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KORG KROME — AudioTechnology

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April 22, 2013

KROME_61_top

Korg introduced the planet to the workstation concept and continues to develop the concept. When it comes to workstations, more is definitely more.

Review: Brad Watts

I’m surprised there’s still a market for the music workstation. The concept has been kicking around since Korg let loose the M1 way back in 1988 (ahh… what a year that was). Being part of the computer and DAW demographic I figured the big three synth manufacturers would have moved on also. However, I’d neglected to consider the swarms of gigging musicians across the globe who require as many sounds as they can get their mitts on, along with sequencing capabilities, crammed into the lightest unit they can carry. For this demographic the Korg Krome is quite likely to be exactly what the doctor ordered.

Sporting trickle-down technology from Korg’s behemoth Kronos workstation, and weighing in at a mere 7.2kg for the semi-weighted 61-note model (the unit I have here for review), 8.2kg for the 73-note model, and 14.7kg for the 88-note unit offering Korg’s Natural Weighted Hammer Action keyboard, the Krome can be easily tucked under your wing while you head to the next wine bar, wedding, birthday or bar mitzvah. Just for your reference, the 61-note Korg M1 weighed 13.5kg — and offered a paltry 16 notes of polyphony — the Krome will extend to 120 simultaneous notes. To look at this in a slightly different light, you’d need around 100 kilograms of M1 workstations to create the same amount of noise.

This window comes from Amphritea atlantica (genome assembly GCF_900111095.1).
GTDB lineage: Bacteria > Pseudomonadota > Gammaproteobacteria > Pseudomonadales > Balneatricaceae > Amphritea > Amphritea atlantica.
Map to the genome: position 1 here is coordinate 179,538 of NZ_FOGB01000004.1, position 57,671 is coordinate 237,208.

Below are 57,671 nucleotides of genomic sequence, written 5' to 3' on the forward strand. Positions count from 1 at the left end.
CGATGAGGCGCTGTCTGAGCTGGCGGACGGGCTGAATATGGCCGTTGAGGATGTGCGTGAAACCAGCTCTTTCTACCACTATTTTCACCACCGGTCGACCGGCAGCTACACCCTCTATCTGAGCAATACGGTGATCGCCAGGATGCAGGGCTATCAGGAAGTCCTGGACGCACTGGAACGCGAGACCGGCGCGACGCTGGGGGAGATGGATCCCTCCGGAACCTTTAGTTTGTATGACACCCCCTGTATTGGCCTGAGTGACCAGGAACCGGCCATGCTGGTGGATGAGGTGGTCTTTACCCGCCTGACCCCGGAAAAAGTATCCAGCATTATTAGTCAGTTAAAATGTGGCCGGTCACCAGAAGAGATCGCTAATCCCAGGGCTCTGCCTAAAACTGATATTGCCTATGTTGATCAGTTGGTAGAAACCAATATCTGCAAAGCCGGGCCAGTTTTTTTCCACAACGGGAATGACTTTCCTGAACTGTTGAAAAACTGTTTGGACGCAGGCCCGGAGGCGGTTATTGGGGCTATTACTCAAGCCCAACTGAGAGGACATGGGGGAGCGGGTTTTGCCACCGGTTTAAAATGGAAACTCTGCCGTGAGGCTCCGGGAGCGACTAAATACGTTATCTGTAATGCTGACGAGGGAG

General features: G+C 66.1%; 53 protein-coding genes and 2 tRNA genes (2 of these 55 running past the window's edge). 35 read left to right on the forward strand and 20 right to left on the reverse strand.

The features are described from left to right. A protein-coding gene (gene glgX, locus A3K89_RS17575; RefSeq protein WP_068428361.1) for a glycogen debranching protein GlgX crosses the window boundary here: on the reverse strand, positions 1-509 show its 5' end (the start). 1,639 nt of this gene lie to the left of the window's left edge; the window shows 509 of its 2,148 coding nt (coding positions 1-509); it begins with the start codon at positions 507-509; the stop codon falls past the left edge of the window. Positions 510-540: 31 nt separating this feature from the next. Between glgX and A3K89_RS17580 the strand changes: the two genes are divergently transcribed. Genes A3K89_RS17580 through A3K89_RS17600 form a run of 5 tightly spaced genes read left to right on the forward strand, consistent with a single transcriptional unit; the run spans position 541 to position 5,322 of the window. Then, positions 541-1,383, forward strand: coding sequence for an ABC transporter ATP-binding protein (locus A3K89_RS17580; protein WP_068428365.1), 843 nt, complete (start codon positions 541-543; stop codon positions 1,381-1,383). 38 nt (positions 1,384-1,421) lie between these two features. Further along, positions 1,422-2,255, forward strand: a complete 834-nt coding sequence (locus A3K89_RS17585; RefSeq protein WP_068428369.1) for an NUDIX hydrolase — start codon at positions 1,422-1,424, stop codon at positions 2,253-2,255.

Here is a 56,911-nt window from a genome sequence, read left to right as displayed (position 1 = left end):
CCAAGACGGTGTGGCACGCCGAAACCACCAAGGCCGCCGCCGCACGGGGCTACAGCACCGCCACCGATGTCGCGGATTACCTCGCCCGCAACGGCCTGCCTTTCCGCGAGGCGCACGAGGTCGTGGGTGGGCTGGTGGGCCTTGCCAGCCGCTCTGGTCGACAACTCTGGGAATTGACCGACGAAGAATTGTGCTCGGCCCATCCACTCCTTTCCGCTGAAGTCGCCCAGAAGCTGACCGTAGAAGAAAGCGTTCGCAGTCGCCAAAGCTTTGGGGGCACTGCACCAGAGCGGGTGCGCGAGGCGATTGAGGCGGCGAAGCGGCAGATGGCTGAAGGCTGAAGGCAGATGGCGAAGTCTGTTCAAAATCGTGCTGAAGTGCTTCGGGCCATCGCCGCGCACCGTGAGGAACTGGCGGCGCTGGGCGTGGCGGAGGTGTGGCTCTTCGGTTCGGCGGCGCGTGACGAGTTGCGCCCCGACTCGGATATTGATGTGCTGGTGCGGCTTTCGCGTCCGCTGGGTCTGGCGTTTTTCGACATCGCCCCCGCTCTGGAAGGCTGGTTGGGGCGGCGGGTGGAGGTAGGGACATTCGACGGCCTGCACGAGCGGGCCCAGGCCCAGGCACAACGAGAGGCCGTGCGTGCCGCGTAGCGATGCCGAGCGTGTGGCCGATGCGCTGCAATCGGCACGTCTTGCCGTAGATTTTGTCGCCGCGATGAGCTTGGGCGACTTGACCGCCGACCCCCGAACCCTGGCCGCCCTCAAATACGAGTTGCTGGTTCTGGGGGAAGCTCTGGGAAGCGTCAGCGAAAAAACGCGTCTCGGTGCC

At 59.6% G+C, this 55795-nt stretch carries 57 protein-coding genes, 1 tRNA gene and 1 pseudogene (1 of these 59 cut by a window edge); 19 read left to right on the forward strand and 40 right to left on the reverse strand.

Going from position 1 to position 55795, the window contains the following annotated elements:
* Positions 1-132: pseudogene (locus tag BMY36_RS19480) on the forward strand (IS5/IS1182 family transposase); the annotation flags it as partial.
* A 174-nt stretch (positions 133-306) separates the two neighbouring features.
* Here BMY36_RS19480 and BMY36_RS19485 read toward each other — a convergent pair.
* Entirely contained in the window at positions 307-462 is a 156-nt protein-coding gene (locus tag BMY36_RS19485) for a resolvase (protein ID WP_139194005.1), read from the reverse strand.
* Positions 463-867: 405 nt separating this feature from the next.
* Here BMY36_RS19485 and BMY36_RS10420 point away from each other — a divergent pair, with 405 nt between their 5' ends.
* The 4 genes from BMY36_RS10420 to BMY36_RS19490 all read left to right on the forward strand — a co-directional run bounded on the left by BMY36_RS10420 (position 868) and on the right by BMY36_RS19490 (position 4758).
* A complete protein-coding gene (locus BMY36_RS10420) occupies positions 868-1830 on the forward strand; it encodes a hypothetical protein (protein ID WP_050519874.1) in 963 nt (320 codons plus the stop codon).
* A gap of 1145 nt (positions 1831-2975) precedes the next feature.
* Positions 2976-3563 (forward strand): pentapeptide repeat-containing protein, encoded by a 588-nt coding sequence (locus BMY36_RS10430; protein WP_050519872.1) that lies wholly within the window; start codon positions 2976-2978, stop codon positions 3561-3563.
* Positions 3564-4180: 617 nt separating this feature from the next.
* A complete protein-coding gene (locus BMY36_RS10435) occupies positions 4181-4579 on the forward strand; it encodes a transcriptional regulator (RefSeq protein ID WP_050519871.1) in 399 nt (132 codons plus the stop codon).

Whether you find it relevant or not, it’s interesting to note how far the technology has moved forward over the years; less weight, more notes, and astoundingly more affordable. Way back in 1988, the M1 would set the aspiring electronic instrumentalist back $3699 in Australia, whereas the 61-note Krome will cost you a mere $1299 — utter peanuts by comparison. The 73- and 88-note models cost $1499 and $1999 respectively.

TOUCH & CONTROL

Fiscal comparisons aside, let’s have a gander at what the Krome has on offer. To start with, Korg has been in the touchscreen game long before the phone manufacturers got in on the act. The Krome features a seven-inch colour touchscreen providing access to the inner workings of the workstation. Altering everything, from program selection through to arpeggiations, and editing of programs and ‘Multis’ (Korg-speak for program combinations spread across the keyboard). It’s clearly laid out and simple to navigate.